Beyond the Bubble



Drivers are greeted with a welcome sign when they enter Yorba Linda, the “land of gracious living”.

Courtney Huitt, Photojournalist


Those of us who live in Yorba Linda,  the “land of gracious living”, are often referred to as living in a bubble, implying that we are not exposed to the “real world”. It is easy to get caught up in this bubble and believe that everywhere reflects the aesthetics and living quality of Yorba Linda. Whether this is true or not, students may face culture shock and adjustment difficulties when moving to different cities or even states to attend college.

Suhna Choi (Former Student), a freshman attending University of Illinois, recounts that “[she] lived in Yorba Linda almost [her] entire life and [she] always knew Yorba Linda was a very closed off city, however [she] did not realize how different Yorba Linda was until she moved to Illinois.” Even so, Choi comments that the changes she experienced were not inherently negative; “by meeting new people and living in a new state, [she] was exposed to a different lifestyle.” Choi still admits that she experienced the initial desire to move back home during her first couple of weeks in Illinois. Choi shares her advice for moving to a new state by saying that “the adjustment of living in a new state is difficult at first but once you start meeting new people and finding activities you enjoy, you will become more comfortable.”

Hannah Higdon (Former Student) is a freshman at Boise State University. She comments that “leaving the bubble of Yorba Linda was honestly nothing like [she] expected.” Admitting that she is “such a homebody” Higdon expresses that “[she] did not expect to be super comfortable at BSU for at least her freshman year.” However, the people she has met there has completely changed her opinions and “[she] already feel[s] as at home as [she] did in Yorba Linda.” Higdon also conveys that she is still adjusting to the different weather in Idaho compared to California but she reveals that “watching the leaves change colors and actually experiencing the fall that you never get in California has really captured [her] heart.” Higdon also expresses her excitement in experiencing the upcoming winter. Brianna Erbach (Former Student), a freshman at University of Washington also references the dramatic weather shift moving from Yorba Linda to Seattle saying that “this is the first time [she] actually had to buy a raincoat.” It rains quite frequently in Seattle and adjusting to the daily drizzle has been a point of struggle after growing up in sunny California.

Kayla Robley (Former Student) shares a different side to the transition of moving out of Yorba Linda beyond the subject of weather and new friends. Robley has just started her freshman year at the University of San Francisco and confides that “leaving Yorba Linda was a shock to [her].” Transitioning from a small suburb to such a big city really put the world into perspective to her. She remembers walking down the streets of Yorba Linda to see “perfectly groomed lawns” but as she walks down the streets of San Francisco, she is met with “the homeless lined up.” Robley still recommends submerging yourself into an environment completely different from your home because college is a time not only to find yourself but to learn about the world and other mindsets.” She is content with her decision to move to San Francisco for college saying that “if you stay somewhere where you are comfortable, you lose that entire aspect of personal growth.”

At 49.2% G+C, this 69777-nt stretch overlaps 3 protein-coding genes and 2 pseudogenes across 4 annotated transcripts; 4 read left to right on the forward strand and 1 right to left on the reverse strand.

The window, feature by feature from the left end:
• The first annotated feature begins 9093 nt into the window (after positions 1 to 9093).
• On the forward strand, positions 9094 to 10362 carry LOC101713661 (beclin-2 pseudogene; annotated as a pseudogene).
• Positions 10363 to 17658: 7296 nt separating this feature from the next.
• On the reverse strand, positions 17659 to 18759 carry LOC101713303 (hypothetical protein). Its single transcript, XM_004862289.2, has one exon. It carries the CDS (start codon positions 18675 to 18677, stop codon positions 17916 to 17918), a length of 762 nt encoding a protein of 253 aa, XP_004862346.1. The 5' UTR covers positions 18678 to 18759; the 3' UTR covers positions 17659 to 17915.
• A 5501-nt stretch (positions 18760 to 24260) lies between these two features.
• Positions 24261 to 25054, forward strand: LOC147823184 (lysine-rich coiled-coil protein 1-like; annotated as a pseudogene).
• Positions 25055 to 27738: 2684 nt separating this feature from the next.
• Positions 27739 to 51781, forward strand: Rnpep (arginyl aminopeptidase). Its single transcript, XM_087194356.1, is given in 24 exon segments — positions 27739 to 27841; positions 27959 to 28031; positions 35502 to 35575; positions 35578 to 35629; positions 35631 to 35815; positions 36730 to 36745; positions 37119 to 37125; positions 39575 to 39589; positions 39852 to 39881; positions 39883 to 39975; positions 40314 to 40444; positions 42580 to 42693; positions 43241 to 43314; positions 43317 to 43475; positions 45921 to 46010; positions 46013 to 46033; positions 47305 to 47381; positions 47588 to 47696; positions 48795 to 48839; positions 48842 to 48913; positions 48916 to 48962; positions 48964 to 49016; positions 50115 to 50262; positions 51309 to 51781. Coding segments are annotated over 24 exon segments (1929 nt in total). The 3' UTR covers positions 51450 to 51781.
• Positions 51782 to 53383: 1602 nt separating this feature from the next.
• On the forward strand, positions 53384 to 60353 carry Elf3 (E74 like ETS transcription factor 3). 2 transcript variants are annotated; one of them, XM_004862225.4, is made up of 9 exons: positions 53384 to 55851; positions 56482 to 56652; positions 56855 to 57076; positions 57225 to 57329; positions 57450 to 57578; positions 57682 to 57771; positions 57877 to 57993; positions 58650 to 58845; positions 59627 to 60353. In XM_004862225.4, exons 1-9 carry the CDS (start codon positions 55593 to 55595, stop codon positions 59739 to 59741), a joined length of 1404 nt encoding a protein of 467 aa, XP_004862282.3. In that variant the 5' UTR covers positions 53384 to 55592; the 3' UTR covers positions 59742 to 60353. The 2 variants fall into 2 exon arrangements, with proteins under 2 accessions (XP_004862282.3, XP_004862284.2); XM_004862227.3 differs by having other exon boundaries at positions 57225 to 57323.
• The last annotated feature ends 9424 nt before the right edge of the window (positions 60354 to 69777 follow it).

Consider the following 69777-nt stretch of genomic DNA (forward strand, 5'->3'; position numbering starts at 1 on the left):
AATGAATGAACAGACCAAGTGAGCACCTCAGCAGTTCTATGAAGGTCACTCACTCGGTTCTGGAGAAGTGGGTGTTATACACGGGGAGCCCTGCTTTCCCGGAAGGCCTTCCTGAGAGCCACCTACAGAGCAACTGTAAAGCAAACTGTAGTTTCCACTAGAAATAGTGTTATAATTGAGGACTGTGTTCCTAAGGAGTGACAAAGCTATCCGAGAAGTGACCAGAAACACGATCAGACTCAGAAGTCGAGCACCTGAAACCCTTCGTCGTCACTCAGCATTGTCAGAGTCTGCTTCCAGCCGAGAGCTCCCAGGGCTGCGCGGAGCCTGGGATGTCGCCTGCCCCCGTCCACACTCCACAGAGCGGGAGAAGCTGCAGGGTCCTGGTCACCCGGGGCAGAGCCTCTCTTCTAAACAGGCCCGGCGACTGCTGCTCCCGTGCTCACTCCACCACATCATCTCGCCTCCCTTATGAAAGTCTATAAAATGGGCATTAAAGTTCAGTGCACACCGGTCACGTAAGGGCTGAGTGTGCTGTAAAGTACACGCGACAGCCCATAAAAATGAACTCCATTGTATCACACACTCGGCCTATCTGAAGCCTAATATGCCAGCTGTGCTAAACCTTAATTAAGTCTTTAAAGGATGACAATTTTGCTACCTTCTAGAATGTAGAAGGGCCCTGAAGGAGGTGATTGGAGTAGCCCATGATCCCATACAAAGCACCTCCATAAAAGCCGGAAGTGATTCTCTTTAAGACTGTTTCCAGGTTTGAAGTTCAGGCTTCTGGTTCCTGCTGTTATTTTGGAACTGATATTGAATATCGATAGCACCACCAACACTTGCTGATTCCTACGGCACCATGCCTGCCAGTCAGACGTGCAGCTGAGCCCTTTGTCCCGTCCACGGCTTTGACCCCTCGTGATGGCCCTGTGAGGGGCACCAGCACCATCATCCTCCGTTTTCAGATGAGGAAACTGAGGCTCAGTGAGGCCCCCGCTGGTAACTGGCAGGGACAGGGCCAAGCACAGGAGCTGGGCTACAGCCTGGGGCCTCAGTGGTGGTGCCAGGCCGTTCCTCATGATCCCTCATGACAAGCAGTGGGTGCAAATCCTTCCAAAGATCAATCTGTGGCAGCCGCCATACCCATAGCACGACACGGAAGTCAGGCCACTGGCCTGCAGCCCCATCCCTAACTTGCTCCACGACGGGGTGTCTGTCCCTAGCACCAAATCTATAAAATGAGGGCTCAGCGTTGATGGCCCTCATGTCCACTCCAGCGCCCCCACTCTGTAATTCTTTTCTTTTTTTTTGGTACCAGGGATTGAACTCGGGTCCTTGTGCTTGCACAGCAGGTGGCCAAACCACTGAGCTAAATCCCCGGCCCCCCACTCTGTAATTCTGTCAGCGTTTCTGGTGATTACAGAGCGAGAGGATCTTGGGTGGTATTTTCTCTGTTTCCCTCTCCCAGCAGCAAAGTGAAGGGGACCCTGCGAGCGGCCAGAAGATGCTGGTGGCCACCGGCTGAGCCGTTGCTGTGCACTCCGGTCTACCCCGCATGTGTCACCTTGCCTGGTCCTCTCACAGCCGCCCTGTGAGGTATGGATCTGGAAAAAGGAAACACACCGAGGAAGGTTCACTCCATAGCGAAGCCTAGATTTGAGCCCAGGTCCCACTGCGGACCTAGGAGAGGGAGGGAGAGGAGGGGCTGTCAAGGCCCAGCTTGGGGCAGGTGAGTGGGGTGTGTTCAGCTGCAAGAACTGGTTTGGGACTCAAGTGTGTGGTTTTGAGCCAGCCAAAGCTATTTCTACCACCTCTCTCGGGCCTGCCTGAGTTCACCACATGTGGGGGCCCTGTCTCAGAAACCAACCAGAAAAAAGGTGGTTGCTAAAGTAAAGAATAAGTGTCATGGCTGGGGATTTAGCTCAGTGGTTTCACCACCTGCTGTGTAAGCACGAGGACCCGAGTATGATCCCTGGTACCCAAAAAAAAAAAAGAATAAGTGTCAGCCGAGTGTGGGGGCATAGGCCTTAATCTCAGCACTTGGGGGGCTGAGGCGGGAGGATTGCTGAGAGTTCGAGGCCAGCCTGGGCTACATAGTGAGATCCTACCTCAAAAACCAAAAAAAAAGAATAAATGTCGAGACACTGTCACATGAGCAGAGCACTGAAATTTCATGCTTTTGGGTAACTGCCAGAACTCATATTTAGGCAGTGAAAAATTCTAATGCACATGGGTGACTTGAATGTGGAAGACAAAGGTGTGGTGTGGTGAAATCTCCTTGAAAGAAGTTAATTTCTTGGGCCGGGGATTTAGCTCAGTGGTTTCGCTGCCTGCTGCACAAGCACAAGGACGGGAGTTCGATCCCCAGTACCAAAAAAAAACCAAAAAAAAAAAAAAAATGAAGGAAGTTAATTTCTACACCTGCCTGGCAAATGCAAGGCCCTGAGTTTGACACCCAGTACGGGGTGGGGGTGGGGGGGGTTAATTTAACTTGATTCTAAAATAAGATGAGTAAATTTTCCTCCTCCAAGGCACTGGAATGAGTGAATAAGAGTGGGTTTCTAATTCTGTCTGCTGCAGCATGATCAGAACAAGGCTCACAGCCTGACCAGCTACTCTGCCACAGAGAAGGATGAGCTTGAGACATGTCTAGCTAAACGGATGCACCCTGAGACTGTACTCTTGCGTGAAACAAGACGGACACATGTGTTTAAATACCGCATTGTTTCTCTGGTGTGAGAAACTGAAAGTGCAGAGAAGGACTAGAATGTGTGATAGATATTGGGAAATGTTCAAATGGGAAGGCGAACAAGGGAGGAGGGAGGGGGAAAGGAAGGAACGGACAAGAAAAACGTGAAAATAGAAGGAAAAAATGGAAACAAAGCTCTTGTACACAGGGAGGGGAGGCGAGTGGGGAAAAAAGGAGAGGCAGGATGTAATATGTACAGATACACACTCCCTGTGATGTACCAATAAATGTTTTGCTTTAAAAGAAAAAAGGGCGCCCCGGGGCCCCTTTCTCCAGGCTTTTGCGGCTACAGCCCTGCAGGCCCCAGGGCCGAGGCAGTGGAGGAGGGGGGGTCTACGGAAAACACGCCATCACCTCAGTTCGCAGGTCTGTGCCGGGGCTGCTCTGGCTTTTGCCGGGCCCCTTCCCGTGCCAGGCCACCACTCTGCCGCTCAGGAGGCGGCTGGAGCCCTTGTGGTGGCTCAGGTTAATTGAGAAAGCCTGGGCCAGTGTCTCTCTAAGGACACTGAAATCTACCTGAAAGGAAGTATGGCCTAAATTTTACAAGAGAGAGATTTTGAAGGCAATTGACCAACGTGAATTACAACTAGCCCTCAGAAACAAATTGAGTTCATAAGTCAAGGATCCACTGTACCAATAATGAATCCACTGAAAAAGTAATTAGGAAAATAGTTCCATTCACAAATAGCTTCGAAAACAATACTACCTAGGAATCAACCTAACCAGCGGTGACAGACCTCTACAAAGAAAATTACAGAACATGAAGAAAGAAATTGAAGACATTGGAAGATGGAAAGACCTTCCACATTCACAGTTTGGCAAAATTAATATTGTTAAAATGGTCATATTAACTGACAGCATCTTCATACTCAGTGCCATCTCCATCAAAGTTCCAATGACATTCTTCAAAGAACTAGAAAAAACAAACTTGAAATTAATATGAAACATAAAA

Moving away to college is a bittersweet time in most people’s lives. In essence, you are leaving behind everyone and everything that has become familiar in your past 18 years of life. Nevertheless, Choi, Higdon, and Robley seem to formulate the idea that although it can be terrifying, moving away is also exhilarating. Even though I have lived in Yorba Linda all of my life, I think it would be foolish of me to believe that Yorba Linda is an accurate representation of most cities. It is an aesthetically pleasing, clean-cut town where high schoolers drive Range Rovers and Mercedes to school and trails are designated for people to ride their horses. While I have greatly enjoyed growing up in Yorba Linda and recognize how fortunate I am, I do believe that moving outside of the city for college can be beneficial, ensuring that you do not become completely detached from society. Moving beyond this Yorba Linda “bubble” will provide new experiences to help stimulate growth and while adjusting may seem difficult at first, as reiterated by students who have made the transition, it is not impossible.